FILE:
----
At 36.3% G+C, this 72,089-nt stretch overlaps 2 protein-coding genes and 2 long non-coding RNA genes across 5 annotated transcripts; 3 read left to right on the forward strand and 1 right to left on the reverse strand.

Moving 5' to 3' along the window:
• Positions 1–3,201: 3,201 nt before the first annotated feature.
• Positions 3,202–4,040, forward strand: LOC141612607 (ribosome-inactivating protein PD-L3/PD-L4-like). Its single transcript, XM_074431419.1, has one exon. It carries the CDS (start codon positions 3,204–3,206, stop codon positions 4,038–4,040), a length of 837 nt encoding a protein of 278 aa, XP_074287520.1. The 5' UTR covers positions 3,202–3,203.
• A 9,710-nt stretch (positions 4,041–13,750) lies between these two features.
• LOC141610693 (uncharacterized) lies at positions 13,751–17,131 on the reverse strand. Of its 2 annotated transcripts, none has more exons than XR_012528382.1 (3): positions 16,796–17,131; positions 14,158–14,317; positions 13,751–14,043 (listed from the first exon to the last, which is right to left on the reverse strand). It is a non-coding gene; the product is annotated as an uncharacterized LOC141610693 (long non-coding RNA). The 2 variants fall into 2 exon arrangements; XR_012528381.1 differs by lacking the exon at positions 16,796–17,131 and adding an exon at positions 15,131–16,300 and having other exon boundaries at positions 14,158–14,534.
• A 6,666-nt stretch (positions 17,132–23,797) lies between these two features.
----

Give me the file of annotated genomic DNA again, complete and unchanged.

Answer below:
At 36.3% G+C, this 72,089-nt stretch overlaps 2 protein-coding genes and 2 long non-coding RNA genes across 5 annotated transcripts; 3 read left to right on the forward strand and 1 right to left on the reverse strand.

Moving 5' to 3' along the window:
• Positions 1–3,201: 3,201 nt before the first annotated feature.
• Positions 3,202–4,040, forward strand: LOC141612607 (ribosome-inactivating protein PD-L3/PD-L4-like). Its single transcript, XM_074431419.1, has one exon. It carries the CDS (start codon positions 3,204–3,206, stop codon positions 4,038–4,040), a length of 837 nt encoding a protein of 278 aa, XP_074287520.1. The 5' UTR covers positions 3,202–3,203.
• A 9,710-nt stretch (positions 4,041–13,750) lies between these two features.
• LOC141610693 (uncharacterized) lies at positions 13,751–17,131 on the reverse strand. Of its 2 annotated transcripts, none has more exons than XR_012528382.1 (3): positions 16,796–17,131; positions 14,158–14,317; positions 13,751–14,043 (listed from the first exon to the last, which is right to left on the reverse strand). It is a non-coding gene; the product is annotated as an uncharacterized LOC141610693 (long non-coding RNA). The 2 variants fall into 2 exon arrangements; XR_012528381.1 differs by lacking the exon at positions 16,796–17,131 and adding an exon at positions 15,131–16,300 and having other exon boundaries at positions 14,158–14,534.
• A 6,666-nt stretch (positions 17,132–23,797) lies between these two features.